Talk:Case-sensitivity of identifiers
- The task description needs to state what is needed to complete the task.
- Maybe a more descriptive title? Something like "Variable case sensitivity"?
--Paddy3118 06:03, 7 February 2011 (UTC)
- “Variable name case sensitivity” is probably better still. (Mind you, hardly anyone uses case insensitive variable contents any more; some ideas are better off dying.) –Donal Fellows 09:44, 7 February 2011 (UTC)
- Yes... for better or worse, case insensitivity under unicode can be nightmarish (as can be just about anything else that wants to treat characters abstractly and consistently). --Rdm 15:57, 7 February 2011 (UTC)
- I nominate "Variable identifier case sensitivity". We can of course have redirects from other candidates. --Mwn3d 20:13, 7 February 2011 (UTC)
- Hi, identifier just doesn't roll off the tongue for me; and my sugestion isn't as good as that of Dkf, so I'd go +1 on Variable name sensitivity with a redirect for the others. --Paddy3118 22:43, 7 February 2011 (UTC)
- How about Case sensitive variable names?, including the end question mark. --Paddy3118 22:43, 7 February 2011 (UTC)
- That would probably be the first page on RC with a question mark in its name. I don't know that that's a precedent I want to set. Moreover, we're producing descriptions of whether languages are case-sensitive in this area, not asking; statements, not (for the most part) questions… –Donal Fellows 22:55, 7 February 2011 (UTC)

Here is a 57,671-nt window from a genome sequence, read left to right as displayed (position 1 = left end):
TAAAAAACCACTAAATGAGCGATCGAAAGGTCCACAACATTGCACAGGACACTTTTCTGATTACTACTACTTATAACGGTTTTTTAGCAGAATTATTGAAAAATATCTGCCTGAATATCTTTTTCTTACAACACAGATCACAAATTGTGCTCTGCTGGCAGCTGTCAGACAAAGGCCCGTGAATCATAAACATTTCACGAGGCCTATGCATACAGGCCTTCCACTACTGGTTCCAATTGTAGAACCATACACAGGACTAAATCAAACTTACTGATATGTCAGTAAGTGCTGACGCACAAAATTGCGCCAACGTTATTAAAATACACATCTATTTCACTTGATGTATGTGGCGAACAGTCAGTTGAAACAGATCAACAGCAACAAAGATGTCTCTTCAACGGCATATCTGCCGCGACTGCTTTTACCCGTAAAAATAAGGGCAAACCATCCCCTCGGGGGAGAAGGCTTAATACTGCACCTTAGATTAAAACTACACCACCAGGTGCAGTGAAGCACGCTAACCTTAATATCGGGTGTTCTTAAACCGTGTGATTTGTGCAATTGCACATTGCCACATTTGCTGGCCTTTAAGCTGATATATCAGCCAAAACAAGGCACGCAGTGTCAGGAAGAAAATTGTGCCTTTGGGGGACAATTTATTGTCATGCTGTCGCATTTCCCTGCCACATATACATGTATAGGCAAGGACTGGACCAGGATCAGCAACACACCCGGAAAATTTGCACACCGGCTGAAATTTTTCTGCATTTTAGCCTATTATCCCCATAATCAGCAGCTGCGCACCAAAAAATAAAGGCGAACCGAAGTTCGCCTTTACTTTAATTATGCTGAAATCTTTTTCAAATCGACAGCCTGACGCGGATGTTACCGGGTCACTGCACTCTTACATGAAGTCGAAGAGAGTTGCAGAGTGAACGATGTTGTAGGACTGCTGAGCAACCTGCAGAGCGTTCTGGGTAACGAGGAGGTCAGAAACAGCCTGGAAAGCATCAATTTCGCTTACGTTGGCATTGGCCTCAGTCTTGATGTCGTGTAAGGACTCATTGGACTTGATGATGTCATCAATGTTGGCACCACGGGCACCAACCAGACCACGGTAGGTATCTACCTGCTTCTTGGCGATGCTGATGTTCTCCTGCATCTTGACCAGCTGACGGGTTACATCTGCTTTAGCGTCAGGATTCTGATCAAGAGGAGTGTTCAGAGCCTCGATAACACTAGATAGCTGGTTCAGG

We could add a category for case sensitivity and place the task in that category. Markhobley 15:53, 26 April 2011 (UTC)
I changed the example outputs in the Rosetta Code task to use pre-formatted output instead of just plain sentences (so that it would be plainly obvious what is expected as far as output).
However, in doing so, I observed that the period at the end of the sentence may just be a period at the end of the sentence (the old sentence, that is), instead of a period at the end of what's expected for the output. It appears that over half of the programming examples don't have the trailing period.
As it was previously, the presence of the period was open to interpretation: was it a period of the sentence showing the output, or was it a period at the end of what's expected?
If the author (or a consensus) think that the trailing period shouldn't be there, it could be removed from the example output (in the task's preamble), as that would make the computer programs less "busy" displaying the period at the end of the output. Computer programming is chuck full of nits. -- Gerard Schildberger (talk) 17:08, 17 April 2016 (UTC)